Obadiah 1–4, 10–15, 17–18, 21comment (0)
January 17, 2013
By Michael Wilson
Related Scripture: Obadiah 1–4, 10–15, 17–18, 21
Bible Studies for Life
Director, Resource Center for Pastoral Excellence, Samford University
OBADIAH: A Message of God’s Justice
Obadiah 1–4, 10–15, 17–18, 21
How should we respond to tragic and unjust events happening in the lives of others? Does it seem we are powerless to make a difference for good in the presence of pervasive injustice? Is this why we choose indifference over action? What if we are the victims of injustice?
The brief prophecy of Obadiah, the shortest book in the Old Testament, presents a message of God’s activity in the presence of indifference and unrighteousness. The Edomites were descendants of Esau, Jacob’s brother. We know these brothers had a tumultuous relationship characterized by deceit and even hatred. Yet the Edomites were blood kin to the Israelites and both were bound by Deuteronomic law to honor each other (Deut. 23:7). Obadiah tells the story of the Edomites’ failure to honor the relationship. Not only did they turn against Judah during the time of the Babylonian conquest, the haughty Edomites delighted in the catastrophe their brothers and sisters in Judah experienced at the hands of foreign invaders.
God acts in decisive and deliberate ways when dealing with arrogance and prideful behaviors, especially when these behaviors harm innocent persons.
This lesson calls us to move from an attitude of apathy to one of engagement and action. What might we do to change injustice into justice, to aid the victimized, to turn wrong into right?
God’s Action Is Certain (1–4)
“I will bring you down, says the Lord” (v. 4). The nation of Edom was situated in a region that was easily defended. Mountains and steep cliffs offered natural barriers for protection. Water was abundant and the land was well suited for farming. There was plenty of food for the large population. The Edomites thought they were secure and beyond needing help from others. It is not difficult for us to understand how they might regard themselves superior to their conquered kin in the nation of Judah. Obadiah’s prophecy is clear: they would be brought down. The Lord God would act on behalf of the victimized Israelites. Big Edom would be made small among the nations. Rather than be looked up to, they would be despised. Arrogance, pride, over-confidence and a self-assured attitude — whether among nations or individuals — are contrary to the way of God.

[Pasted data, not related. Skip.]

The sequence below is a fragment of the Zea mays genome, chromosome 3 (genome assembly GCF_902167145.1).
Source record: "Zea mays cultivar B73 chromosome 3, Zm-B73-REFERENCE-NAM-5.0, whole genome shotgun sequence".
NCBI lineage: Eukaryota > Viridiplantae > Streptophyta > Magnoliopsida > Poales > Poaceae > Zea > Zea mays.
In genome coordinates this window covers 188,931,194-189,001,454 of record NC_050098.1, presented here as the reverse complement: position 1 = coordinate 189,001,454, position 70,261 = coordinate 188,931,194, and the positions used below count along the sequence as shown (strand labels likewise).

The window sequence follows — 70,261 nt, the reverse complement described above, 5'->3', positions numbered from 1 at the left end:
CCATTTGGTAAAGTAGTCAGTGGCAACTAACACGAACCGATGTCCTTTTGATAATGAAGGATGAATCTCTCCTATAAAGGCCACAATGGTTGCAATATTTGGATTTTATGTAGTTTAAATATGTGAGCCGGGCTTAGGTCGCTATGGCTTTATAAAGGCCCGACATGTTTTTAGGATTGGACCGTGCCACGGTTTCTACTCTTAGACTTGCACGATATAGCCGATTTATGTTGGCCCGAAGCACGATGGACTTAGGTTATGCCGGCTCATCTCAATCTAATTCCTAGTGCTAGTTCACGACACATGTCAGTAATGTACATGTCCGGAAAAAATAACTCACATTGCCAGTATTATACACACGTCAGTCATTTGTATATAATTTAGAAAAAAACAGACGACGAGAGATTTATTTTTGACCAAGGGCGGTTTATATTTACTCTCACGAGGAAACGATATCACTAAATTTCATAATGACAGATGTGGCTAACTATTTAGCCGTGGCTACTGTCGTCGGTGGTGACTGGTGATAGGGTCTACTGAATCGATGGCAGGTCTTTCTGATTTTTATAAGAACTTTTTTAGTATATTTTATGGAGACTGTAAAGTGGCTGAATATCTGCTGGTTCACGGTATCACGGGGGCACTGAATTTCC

God’s Action Is Near (10–15)
The German pastor Martin Niemöller was a courageous voice against Nazi evils during World War II. A saying of his is on display near the exit in the winding exhibit of the Holocaust Museum in Washington: “First they came for the socialists, and I did not speak out because I was not a socialist. Then they came for the trade unionists, and I did not speak out because I was not a trade unionist. Then they came for the Jews, and I did not speak out because I was not a Jew. Then they came for me, and there was no one left to speak for me.”
It was bad enough that the Edomites did not come to the aid of their brother nation. Even worse, they gloated over the calamity Judah experienced. God takes human relationships seriously. The responsibilities of neighbor for neighbor, promises between husbands and wives, obligations of siblings to each other — all are important to God. Edom ignored such relational covenants. As a result, God’s justice led to its destruction.
God’s Action Brings Deliverance (17–18, 21)
In contrast to the “day of Edom” (11–14), Obadiah declared a coming “day of the Lord” (15). Things would not go well for Edom on that day, or for other nations that fail to honor the way of righteousness. The Israelites, once victims of abuse, would know restoration and redemption.
What might we do to bring restoration and redemption to the abused and despised we see around us?